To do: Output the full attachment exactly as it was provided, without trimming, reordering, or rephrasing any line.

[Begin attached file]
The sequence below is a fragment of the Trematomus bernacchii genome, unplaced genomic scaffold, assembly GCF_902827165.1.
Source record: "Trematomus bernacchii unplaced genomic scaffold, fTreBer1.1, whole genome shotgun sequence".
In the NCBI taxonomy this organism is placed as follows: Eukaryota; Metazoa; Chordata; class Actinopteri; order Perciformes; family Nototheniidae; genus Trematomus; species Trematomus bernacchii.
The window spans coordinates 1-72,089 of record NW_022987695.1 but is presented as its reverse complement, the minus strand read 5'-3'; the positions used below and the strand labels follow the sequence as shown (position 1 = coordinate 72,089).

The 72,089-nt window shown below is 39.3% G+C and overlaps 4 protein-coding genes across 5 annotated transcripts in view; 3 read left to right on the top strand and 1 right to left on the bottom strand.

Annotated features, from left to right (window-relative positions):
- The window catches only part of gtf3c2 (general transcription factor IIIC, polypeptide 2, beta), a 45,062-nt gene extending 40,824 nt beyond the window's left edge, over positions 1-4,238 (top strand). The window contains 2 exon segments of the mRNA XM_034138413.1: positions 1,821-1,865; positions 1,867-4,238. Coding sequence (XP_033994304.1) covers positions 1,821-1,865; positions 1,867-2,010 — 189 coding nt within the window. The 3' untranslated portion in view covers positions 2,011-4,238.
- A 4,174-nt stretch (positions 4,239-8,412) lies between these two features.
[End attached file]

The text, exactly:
The sequence below is a fragment of the Trematomus bernacchii genome, unplaced genomic scaffold, assembly GCF_902827165.1.
Source record: "Trematomus bernacchii unplaced genomic scaffold, fTreBer1.1, whole genome shotgun sequence".
In the NCBI taxonomy this organism is placed as follows: Eukaryota; Metazoa; Chordata; class Actinopteri; order Perciformes; family Nototheniidae; genus Trematomus; species Trematomus bernacchii.
The window spans coordinates 1-72,089 of record NW_022987695.1 but is presented as its reverse complement, the minus strand read 5'-3'; the positions used below and the strand labels follow the sequence as shown (position 1 = coordinate 72,089).

The 72,089-nt window shown below is 39.3% G+C and overlaps 4 protein-coding genes across 5 annotated transcripts in view; 3 read left to right on the top strand and 1 right to left on the bottom strand.

Annotated features, from left to right (window-relative positions):
- The window catches only part of gtf3c2 (general transcription factor IIIC, polypeptide 2, beta), a 45,062-nt gene extending 40,824 nt beyond the window's left edge, over positions 1-4,238 (top strand). The window contains 2 exon segments of the mRNA XM_034138413.1: positions 1,821-1,865; positions 1,867-4,238. Coding sequence (XP_033994304.1) covers positions 1,821-1,865; positions 1,867-2,010 — 189 coding nt within the window. The 3' untranslated portion in view covers positions 2,011-4,238.
- A 4,174-nt stretch (positions 4,239-8,412) lies between these two features.